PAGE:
Jennifer Gampell
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Bangkok 10100 Thailand
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Wall Street Journal, July 15, 1998

These Artists Work for Peanuts

By Jennifer Gampell

PATTAYA, THAILAND--Boon Sawng just wasn't in a very artistic mood. He kept picking up the strange piece of wood with hair on one end and trying to scrape it across the blank sheet of paper at his feet. But actually he thought it was more fun to drop the thing on the ground or give it to his friend Vit. But Vit was insistent. "Jam wai, jam wai,"--"remember" in Thai--he murmur supportively. The artist manqué gazed woefully about and thought of all the things he'd rather do than painting. Like taking a long drink of water from the hose. Or scratching his hind leg. Or eating a banana.

Boon Sawng's inability to master rudimentary painting techniques on this overcast early June morning meant that for now there are still only three regional styles of elephant art in Thailand: Lampang, Phuket, and Ayuthaya. Which is three more than there were a few weeks ago before Russian artist Alex Melamid-one half of the pair of collaborative artists Komar & Melamid-arrived on the scene to introduce a bold new concept in art to Thailand's dwindling pachyderm population.

The Russian-born team emigrated to the US in 1978 and have since achieved fame for their artistic satires of such wildly disparate cultural icons as Soviet Realism and the American obsession with opinion polls. In 1995 the two expanded their creative collaboration to include Renee, an African elephant in an Ohio zoo.

Actually American zoo elephants have been slapping acrylic on canvases since the early 1980s. Today about 30 painting pachyderms across the country are selling their abstractions for between $25 and $15,000 per piece. Ruby, an elephantine superstar in Phoenix, generates over $100,000 a year for her zoo.

On the other side of the world, the life of the domestic elephant in Thailand is far less salubrious. The 3,000 or so that remain (down from more than 11,000 only 30 years ago) have lost their native jungle habitat to deforestation, and their primary means of support to the collapse of the country's timber industry. Though it's now illegal for them to beg for money in Bangkok, the stoic creatures can still be found lumbering along the edges of the city's congested and polluted roadways.

Upon learning of their plight, Komar & Melamid formed the Thailand Elephant Art Project to offer unemployed elephants and their mahouts a less stressful and more lucrative occupation. Boon Sawng's bad art day notwithstanding, Mr. Melamid is extremely pleased with the outcome. "Asian elephants paint better than American ones," said the puckish 53 year-old. "One even drank rice whiskey, which makes her a traditional painter."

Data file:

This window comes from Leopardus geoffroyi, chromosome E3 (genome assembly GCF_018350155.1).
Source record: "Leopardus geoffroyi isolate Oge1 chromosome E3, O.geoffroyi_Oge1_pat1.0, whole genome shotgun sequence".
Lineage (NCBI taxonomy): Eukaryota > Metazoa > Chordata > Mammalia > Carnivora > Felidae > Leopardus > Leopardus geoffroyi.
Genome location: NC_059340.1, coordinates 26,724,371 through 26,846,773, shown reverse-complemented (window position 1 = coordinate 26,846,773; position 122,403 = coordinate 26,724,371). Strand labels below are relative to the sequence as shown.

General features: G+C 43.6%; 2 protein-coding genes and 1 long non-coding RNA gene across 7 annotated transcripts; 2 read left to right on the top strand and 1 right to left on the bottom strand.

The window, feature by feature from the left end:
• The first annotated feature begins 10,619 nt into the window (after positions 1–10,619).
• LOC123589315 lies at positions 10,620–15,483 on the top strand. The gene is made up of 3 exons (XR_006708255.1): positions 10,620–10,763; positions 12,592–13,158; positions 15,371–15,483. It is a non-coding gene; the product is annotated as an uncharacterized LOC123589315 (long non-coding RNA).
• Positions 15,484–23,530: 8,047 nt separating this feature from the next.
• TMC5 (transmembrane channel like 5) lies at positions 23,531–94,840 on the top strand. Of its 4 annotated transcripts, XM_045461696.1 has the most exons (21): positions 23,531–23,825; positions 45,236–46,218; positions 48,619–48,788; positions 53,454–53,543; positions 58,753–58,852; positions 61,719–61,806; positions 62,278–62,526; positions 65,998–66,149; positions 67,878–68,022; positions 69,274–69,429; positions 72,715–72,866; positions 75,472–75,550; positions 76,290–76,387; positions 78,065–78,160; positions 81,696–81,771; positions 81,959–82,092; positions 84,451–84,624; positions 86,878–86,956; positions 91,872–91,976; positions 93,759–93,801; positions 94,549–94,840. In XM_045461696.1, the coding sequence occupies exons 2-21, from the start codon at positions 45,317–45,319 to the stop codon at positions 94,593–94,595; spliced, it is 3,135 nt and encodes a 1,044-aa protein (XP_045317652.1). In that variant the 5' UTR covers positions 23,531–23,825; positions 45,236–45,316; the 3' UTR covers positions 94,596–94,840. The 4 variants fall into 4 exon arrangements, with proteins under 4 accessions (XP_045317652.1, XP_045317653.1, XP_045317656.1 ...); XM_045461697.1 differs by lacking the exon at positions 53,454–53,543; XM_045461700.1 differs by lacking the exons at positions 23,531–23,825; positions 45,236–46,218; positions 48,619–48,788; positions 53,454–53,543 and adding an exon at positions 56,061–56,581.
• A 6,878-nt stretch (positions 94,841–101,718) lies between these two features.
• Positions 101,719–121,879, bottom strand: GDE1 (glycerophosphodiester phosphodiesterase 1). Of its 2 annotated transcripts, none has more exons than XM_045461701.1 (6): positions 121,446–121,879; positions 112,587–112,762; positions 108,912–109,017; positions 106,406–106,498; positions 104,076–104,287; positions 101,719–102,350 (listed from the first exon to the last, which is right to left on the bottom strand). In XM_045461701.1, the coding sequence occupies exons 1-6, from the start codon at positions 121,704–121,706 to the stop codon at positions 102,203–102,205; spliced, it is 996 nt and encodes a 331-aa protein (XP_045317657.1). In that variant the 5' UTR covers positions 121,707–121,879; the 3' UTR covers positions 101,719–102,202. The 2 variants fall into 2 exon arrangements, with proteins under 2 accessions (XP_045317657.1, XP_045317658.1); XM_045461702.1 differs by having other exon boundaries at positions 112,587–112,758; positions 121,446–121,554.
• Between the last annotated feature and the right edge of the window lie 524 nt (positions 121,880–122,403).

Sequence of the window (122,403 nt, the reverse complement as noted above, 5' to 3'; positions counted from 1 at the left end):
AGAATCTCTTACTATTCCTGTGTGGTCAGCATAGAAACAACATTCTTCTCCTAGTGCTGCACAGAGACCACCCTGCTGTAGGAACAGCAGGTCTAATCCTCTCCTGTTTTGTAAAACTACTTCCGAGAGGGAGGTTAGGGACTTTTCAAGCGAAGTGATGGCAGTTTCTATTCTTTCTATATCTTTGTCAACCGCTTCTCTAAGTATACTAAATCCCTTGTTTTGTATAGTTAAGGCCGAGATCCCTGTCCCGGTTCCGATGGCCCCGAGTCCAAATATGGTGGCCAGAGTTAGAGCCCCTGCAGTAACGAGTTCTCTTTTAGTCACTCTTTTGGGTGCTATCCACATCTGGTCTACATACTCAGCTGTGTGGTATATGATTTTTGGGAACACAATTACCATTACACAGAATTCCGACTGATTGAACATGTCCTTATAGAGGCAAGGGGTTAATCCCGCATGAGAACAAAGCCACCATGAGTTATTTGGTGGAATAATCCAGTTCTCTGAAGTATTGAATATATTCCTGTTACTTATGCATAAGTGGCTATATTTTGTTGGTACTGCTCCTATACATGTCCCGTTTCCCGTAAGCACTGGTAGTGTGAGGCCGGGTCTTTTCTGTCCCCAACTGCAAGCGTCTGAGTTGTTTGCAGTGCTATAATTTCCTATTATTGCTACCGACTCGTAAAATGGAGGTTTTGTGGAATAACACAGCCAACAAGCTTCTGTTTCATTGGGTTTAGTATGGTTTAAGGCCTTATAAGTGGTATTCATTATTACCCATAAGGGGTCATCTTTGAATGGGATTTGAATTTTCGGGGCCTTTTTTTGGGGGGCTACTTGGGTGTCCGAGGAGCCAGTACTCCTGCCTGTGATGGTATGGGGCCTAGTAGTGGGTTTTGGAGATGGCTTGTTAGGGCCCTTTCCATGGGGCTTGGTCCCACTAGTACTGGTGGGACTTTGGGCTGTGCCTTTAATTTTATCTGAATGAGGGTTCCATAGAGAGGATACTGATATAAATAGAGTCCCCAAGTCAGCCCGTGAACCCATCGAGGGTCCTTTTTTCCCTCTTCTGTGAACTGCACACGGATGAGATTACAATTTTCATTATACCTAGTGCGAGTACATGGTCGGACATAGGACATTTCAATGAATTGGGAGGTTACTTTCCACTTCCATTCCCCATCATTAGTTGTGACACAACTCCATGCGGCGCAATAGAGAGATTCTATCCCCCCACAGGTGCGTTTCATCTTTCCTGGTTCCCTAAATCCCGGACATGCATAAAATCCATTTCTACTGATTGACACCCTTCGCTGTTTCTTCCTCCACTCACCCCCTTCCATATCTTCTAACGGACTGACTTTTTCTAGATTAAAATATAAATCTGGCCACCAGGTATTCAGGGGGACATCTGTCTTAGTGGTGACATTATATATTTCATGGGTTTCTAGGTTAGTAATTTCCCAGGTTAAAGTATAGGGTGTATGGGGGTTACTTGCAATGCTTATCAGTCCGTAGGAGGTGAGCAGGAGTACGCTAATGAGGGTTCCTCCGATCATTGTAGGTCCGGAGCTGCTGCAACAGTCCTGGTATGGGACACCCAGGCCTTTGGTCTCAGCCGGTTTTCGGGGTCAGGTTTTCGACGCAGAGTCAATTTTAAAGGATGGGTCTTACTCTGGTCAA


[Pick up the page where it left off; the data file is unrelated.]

Elephant artists, at least in the early stages of their careers, still need assistance from their two-legged collaborators. Humans teach the elephants how to hold the brush, decide which colors to use, and usually determine when a chef d'oeuvre is finished. In Thailand, young Asian elephants (four to 10 years old) enjoy painting more than the older ones, and females display more innate talent than males.

With tongue only partly in cheek, Mr. Melamid sees painting as a means of revealing the "inner elephant" and calls the elephants and mahouts "noble savages" whose creativity is changing the meaning of abstract art. Elephants' multicolored forays into the realm of abstract expressionism have been dubbed Post-Humanism and Dumboism by western art critics.

But do they merit being taken seriously as art? According to New York art historian Mia Fineman, the idea that only humans can make art is an artificial barrier erected by the art world to keep out other species that also are prone to aesthetic behavior. Bower birds decorate their nests, termites build air-conditioned towers out of their feces. And Asian elephants pick up stones or sticks and doodle on the ground. "They are motivated by a driving force greater than functionality," explains Ms. Fineman. "And this is called art."

The irrepressible Mr. Melamid agrees: "Culture is universal. Why should it belong to humans any more than to elephants? When I turned 50 I understood how bad of an artist I was. The only way to expand art is to go beyond human capabilities and that's why we now employ other species."

Just as art critic Clement Greenberg sponsored the abstract expressionism of Willem de Kooning and Jackson Pollack over 40 years ago, so Ms. Fineman is attempting to create a fin de siècle movement out of works by Jo-Jo, Phitsamai, and Phum Phuang. She has already defined three regional styles: Lampang (lyrical, expressive, forceful and frenetic brush stroke, "conscious use of negative space"); Phuket (straight strokes, no thin brushes, primal, elemental, "Gaugin-like use of tertiary colors"); Ayuthaya (darker colors, hard-edged, dramatic, "not curvilinear like Lampang"). "By the standards we use to judge abstract expressionism, these works are really good," says Ms. Fineman. "Even better than Pollack or de Kooning."

Whether this nascent Thai art movement will help to reinvigorate the Western painting tradition or generate some much-needed income for the artists remains to be seen. Messrs. Komar and Melamid say some celebrity-studded fundraisers in the U.S., Israel and Germany are in the pipeline, with a portion of the profits earmarked for the Thai Elephant Art Project.

Copyright 1998 Wall Street Journal